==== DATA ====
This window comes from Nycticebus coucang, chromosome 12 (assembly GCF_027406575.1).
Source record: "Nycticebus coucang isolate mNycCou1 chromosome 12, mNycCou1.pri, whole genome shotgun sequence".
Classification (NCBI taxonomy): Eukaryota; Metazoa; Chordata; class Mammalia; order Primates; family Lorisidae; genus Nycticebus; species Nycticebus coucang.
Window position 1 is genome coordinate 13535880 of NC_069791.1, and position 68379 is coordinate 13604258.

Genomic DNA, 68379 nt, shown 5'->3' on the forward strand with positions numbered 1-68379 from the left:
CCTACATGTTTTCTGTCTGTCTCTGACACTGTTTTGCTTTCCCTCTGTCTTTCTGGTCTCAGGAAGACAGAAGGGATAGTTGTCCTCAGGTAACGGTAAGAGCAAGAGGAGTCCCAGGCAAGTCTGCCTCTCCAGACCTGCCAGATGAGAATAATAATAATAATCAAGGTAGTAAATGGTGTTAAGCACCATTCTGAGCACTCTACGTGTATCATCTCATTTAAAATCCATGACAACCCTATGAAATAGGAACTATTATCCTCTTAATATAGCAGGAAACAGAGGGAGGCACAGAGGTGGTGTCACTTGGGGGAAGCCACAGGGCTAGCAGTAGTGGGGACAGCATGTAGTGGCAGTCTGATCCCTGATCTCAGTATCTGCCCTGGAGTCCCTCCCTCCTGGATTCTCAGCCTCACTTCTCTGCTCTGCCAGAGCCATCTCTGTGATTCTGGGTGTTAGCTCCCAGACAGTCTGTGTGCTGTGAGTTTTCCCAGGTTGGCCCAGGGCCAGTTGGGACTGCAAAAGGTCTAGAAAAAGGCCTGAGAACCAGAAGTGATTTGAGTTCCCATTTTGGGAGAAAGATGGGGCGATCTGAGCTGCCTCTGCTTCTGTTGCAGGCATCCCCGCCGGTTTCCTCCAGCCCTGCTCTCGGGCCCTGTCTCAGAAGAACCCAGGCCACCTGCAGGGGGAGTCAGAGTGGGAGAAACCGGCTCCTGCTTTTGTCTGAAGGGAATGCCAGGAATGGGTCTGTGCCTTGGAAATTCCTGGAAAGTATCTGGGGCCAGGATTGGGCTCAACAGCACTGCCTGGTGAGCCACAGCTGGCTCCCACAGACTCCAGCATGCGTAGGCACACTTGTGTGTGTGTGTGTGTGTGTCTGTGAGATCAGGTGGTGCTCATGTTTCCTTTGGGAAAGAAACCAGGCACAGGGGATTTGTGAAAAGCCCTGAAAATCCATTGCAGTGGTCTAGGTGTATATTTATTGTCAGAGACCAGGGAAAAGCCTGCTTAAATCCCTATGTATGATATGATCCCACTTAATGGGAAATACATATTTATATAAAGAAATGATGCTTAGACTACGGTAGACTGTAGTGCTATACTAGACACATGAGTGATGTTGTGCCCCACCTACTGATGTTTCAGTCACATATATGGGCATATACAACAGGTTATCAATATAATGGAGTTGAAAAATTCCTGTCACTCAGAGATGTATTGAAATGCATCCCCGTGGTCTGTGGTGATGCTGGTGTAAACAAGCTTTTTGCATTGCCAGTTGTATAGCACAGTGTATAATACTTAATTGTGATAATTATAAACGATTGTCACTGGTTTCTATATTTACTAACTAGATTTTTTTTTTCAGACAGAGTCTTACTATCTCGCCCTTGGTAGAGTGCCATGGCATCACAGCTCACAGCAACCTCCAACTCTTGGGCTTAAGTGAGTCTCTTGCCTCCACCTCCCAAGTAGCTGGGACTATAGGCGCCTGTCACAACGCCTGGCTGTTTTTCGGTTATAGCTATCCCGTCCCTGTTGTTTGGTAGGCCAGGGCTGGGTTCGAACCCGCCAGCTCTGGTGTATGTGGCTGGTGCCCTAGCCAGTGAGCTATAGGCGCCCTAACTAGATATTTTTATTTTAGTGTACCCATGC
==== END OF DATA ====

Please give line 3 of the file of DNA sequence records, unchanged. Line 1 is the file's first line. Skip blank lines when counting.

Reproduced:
Classification (NCBI taxonomy): Eukaryota; Metazoa; Chordata; class Mammalia; order Primates; family Lorisidae; genus Nycticebus; species Nycticebus coucang.